FIGS. 6a and 6b illustrate another form of cable connector module 22" similar to that shown in FIG. 5a except that, instead of the insulation displacement carrier 94, the conductors 102 are stripped and soldered directly onto appropriate contact pads on the circuit substrate.
FIGS. 7a and 7b illustrate a receptacle printed circuit board connector essentially as shown in FIG. 1 with the exception that the modules are placed in alternating orientation to provide for a differential pair arrangement. FIG. 8a is an exploded view of an alternative embodiment to the right angle receptacle connector shown in FIG. 1a. In this embodiment, the receptacle contact carrier 26' includes a surrounding metal shield having contact springs 112 integrally formed with a shield, as will be later described. Contact springs 112 extend through slots 114 in the housing 46. FIG. 8b illustrates a modified form of receptacle terminal carrier useful with the FIG. 8a receptacle embodiment, as well as with other receptacle embodiments. The carrier 26' has a body 28 having a plurality of terminal receiving openings 30. One of the openings, 30', is relieved along the top edge. The relief allows the center tuning fork terminal 32' to be positioned forwardly of the other terminals 32 by a distance FMLB. This provides the receptacle assembly with the capability of a "first make, last break" function with the mating terminal pins, whereby the center pin of an equal length set of pins will engage terminal 32' before the remaining pins engage terminals 32 during mating and will remain in contact with terminal 32' after the remaining pins separate from terminals 32 during unmating. This functionality is provided on the receptacle side of the connector and avoid the need for using unequal pin lengths in the mating header.
FIG. 9a is a cross sectional view of a press fit terminal carrier, such as carrier 40 previously described. In this arrangement, the body 118 of insulative material has a plurality of slots 120 (FIG. 10) in each of which is received a press fit pin 42. Each pin 42 includes a retention section 122 having barbs for retaining the terminal. Each terminal further includes a tab 124 that is bent into a U-shape to form a surface mounting pad 80 that is soldered onto a contact pad on the circuit substrate 24. The press fit section 128 may be formed in a suitable shape, such as an eye of the needle shape, to be retained in a through-hole 130, by being pressed therein, as is conventional.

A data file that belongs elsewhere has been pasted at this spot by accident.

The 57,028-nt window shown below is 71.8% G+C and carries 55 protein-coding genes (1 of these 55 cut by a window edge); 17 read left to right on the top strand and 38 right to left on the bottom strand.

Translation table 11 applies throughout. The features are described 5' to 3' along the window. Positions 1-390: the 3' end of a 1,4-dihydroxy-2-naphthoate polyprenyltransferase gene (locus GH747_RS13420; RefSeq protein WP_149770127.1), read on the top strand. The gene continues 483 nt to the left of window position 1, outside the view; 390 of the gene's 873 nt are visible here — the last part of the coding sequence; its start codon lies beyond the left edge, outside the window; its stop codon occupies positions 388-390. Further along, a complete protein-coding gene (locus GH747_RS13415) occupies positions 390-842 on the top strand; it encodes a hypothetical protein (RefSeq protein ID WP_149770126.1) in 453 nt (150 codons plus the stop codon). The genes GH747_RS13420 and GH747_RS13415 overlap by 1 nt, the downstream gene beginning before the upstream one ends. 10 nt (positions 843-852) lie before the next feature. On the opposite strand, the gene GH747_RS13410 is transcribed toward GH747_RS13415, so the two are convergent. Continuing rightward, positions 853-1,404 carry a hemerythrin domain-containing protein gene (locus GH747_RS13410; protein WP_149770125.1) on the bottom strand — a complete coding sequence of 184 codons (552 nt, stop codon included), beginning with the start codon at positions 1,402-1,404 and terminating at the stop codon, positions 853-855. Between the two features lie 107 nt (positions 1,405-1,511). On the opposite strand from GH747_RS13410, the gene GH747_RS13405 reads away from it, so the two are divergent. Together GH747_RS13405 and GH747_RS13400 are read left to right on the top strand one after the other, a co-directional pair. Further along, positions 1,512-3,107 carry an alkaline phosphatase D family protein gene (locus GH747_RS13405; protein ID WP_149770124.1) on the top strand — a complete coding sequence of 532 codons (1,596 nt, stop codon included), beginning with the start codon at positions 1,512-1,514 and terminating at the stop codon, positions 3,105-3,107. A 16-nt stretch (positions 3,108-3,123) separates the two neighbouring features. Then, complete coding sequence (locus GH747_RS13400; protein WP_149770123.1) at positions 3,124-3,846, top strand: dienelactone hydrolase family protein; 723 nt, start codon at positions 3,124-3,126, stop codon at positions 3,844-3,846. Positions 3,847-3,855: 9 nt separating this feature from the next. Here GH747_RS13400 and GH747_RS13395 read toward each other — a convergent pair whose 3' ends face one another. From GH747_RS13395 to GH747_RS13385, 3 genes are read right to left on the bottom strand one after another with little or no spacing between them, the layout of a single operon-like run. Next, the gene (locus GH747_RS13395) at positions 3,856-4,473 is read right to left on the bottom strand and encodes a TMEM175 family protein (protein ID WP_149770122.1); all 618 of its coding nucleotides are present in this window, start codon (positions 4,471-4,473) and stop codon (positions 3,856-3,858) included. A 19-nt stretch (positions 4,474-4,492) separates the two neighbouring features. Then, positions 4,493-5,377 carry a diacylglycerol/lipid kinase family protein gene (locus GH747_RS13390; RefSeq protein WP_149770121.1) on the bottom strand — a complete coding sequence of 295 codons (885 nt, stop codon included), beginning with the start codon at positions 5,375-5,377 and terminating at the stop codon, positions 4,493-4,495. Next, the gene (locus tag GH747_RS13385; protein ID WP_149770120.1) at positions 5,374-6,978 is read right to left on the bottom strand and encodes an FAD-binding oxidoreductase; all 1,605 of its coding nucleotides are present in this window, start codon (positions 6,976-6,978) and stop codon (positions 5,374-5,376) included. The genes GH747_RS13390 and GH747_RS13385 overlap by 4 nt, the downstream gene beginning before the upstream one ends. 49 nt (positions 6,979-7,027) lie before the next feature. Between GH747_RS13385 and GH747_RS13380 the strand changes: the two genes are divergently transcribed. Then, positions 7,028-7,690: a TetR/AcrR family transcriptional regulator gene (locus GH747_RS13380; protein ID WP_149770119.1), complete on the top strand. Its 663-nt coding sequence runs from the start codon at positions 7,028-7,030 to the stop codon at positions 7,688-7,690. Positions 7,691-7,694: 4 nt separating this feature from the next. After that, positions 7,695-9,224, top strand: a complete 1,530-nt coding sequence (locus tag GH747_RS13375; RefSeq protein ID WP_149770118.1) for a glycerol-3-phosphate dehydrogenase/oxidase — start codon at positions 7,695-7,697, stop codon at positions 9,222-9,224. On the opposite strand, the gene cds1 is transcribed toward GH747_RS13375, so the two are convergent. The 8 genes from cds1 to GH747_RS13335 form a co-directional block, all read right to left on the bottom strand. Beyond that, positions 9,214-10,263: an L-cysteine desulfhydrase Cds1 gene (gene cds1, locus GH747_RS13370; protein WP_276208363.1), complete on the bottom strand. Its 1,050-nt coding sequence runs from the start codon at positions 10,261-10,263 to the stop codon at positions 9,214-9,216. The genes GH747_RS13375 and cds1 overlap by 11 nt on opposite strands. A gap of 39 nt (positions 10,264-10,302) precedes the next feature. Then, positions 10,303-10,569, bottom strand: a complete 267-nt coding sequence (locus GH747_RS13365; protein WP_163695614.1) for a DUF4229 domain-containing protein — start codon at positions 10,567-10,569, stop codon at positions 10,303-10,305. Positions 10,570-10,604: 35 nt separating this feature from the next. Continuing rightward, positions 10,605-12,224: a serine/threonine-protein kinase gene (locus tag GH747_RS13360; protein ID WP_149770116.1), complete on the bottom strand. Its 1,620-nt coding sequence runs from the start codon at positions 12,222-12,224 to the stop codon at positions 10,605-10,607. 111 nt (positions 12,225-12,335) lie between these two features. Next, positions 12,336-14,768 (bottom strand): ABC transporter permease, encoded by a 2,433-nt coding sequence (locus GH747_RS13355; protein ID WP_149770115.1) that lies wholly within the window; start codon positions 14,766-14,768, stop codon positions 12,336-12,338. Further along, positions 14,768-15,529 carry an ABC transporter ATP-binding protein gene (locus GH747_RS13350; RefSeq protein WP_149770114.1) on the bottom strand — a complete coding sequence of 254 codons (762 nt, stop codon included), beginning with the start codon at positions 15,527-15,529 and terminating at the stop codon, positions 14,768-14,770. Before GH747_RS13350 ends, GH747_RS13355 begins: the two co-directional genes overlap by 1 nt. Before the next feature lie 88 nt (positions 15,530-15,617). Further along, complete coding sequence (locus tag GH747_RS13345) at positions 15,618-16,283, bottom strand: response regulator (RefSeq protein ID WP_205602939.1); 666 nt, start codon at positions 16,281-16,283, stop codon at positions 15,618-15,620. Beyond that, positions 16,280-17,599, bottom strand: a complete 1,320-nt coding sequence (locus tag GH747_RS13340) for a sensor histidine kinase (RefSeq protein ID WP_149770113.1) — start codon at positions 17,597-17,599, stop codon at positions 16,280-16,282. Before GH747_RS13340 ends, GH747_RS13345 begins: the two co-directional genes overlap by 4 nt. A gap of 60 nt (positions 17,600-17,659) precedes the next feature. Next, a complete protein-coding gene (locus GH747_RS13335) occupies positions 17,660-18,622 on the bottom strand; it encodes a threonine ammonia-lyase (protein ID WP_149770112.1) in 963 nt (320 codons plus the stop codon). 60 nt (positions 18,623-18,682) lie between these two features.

In another form of mounting illustrated in FIG. 9b, an insulative body 132 includes a plurality of channels 134 formed along a bottom edge thereof. A plurality of surface mount terminal members 136 are wrapped about a core section 138 to form surface mount surfaces 140 and 142 that are adapted to be surface mounted respectively to a contact pad 144 on the printed circuit board or a contact pad on a trace of the circuit substrate 24. The terminal members 136 can float somewhat and are maintained on body 132 by the bent portions 145 and 147.
In another variant shown in FIG. 9c, insulative body 146 has a metallic terminal 148 mounted therein. The terminal 148 includes a surface mount portion 150 adapted to be soldered onto the circuit substrate 24. An opposite end 154 of the terminal extends into a well 156 and has a fusible element, such as a solder ball 158, secured thereto. The solder ball 158 is adapted, upon reflow, to effect a solder connection with contact pad 160 on the printed circuit board.
Another embodiment of printed circuit board mounting is shown in FIG. 9d. The insulative housing 162 has a metallic solder terminal 164 secured therein. The terminal 164 has a surface mount portion 166 adapted to be surface mounted onto the circuit substrate 24. A tail portion 168 is adapted to extend into a plated through-hole 170. Using intrusive reflow techniques, solder paste received in the through-hole 170 fuses the tail section 168 into electrical communication with the plated through-hole 170.
Referring to FIGS. 11a and 11b, a shielded receptacle carrier is shown therein. In this embodiment, the insulative housing 28 carries a plurality of tuning fork type receptacle contacts 32, as previously described. In addition, a surrounding shield 170 provides electrical shielding of the individual tuning fork contacts 32. Each end of the shield 170 is turned underneath the insulative housing 28 to form hold-down sections 172 (FIG. 12) that are soldered onto the circuit substrate 24. In order to shield individual terminals, tabs 174 (FIG. 12) are punched out of the shield 170 and are bent to extend in slots formed in housing 28 between adjacent terminals 32. The tabs 174 may be soldered onto suitable grounding contact pads formed on the circuit substrate 24. In this manner, effective shielding about individual terminals or groups of terminals may be effected, as shown in FIG. 12.